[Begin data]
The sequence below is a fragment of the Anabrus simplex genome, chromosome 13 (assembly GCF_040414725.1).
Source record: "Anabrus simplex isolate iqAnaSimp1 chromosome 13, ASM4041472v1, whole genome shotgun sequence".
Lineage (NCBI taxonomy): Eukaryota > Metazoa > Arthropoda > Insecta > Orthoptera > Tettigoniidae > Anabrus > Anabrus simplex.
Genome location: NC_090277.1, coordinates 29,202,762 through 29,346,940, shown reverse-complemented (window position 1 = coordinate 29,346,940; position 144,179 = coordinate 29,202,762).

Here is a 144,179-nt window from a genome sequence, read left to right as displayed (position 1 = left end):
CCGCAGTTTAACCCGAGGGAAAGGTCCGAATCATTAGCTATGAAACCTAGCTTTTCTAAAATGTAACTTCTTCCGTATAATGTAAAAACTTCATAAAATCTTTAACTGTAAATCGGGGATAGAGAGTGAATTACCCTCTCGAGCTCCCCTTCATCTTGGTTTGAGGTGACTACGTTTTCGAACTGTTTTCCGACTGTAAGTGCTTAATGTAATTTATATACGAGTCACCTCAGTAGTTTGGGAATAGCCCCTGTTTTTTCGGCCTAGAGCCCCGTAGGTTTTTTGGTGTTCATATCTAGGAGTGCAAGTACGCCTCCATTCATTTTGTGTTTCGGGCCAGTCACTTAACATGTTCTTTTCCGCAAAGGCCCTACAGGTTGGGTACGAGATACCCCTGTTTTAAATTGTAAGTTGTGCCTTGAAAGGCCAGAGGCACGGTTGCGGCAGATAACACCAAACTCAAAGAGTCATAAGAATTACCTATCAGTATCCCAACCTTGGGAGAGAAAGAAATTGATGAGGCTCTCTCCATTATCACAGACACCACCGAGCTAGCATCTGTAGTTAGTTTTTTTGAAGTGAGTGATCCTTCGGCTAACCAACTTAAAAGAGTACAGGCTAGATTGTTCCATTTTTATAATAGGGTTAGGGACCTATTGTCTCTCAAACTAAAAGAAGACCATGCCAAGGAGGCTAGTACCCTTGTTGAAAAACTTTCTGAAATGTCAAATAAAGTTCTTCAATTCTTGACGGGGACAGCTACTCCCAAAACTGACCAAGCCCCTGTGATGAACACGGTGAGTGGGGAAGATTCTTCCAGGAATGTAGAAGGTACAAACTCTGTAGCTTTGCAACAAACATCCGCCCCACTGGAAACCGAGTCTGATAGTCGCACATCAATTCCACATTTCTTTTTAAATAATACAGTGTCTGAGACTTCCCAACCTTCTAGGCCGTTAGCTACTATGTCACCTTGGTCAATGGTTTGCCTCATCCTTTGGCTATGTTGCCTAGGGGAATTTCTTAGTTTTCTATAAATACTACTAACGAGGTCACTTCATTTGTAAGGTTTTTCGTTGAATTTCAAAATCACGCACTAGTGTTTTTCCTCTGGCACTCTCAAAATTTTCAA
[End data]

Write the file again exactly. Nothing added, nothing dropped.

The sequence below is a fragment of the Anabrus simplex genome, chromosome 13 (assembly GCF_040414725.1).
Source record: "Anabrus simplex isolate iqAnaSimp1 chromosome 13, ASM4041472v1, whole genome shotgun sequence".
Lineage (NCBI taxonomy): Eukaryota > Metazoa > Arthropoda > Insecta > Orthoptera > Tettigoniidae > Anabrus > Anabrus simplex.
Genome location: NC_090277.1, coordinates 29,202,762 through 29,346,940, shown reverse-complemented (window position 1 = coordinate 29,346,940; position 144,179 = coordinate 29,202,762).

Here is a 144,179-nt window from a genome sequence, read left to right as displayed (position 1 = left end):
CCGCAGTTTAACCCGAGGGAAAGGTCCGAATCATTAGCTATGAAACCTAGCTTTTCTAAAATGTAACTTCTTCCGTATAATGTAAAAACTTCATAAAATCTTTAACTGTAAATCGGGGATAGAGAGTGAATTACCCTCTCGAGCTCCCCTTCATCTTGGTTTGAGGTGACTACGTTTTCGAACTGTTTTCCGACTGTAAGTGCTTAATGTAATTTATATACGAGTCACCTCAGTAGTTTGGGAATAGCCCCTGTTTTTTCGGCCTAGAGCCCCGTAGGTTTTTTGGTGTTCATATCTAGGAGTGCAAGTACGCCTCCATTCATTTTGTGTTTCGGGCCAGTCACTTAACATGTTCTTTTCCGCAAAGGCCCTACAGGTTGGGTACGAGATACCCCTGTTTTAAATTGTAAGTTGTGCCTTGAAAGGCCAGAGGCACGGTTGCGGCAGATAACACCAAACTCAAAGAGTCATAAGAATTACCTATCAGTATCCCAACCTTGGGAGAGAAAGAAATTGATGAGGCTCTCTCCATTATCACAGACACCACCGAGCTAGCATCTGTAGTTAGTTTTTTTGAAGTGAGTGATCCTTCGGCTAACCAACTTAAAAGAGTACAGGCTAGATTGTTCCATTTTTATAATAGGGTTAGGGACCTATTGTCTCTCAAACTAAAAGAAGACCATGCCAAGGAGGCTAGTACCCTTGTTGAAAAACTTTCTGAAATGTCAAATAAAGTTCTTCAATTCTTGACGGGGACAGCTACTCCCAAAACTGACCAAGCCCCTGTGATGAACACGGTGAGTGGGGAAGATTCTTCCAGGAATGTAGAAGGTACAAACTCTGTAGCTTTGCAACAAACATCCGCCCCACTGGAAACCGAGTCTGATAGTCGCACATCAATTCCACATTTCTTTTTAAATAATACAGTGTCTGAGACTTCCCAACCTTCTAGGCCGTTAGCTACTATGTCACCTTGGTCAATGGTTTGCCTCATCCTTTGGCTATGTTGCCTAGGGGAATTTCTTAGTTTTCTATAAATACTACTAACGAGGTCACTTCATTTGTAAGGTTTTTCGTTGAATTTCAAAATCACGCACTAGTGTTTTTCCTCTGGCACTCTCAAAATTTTCAA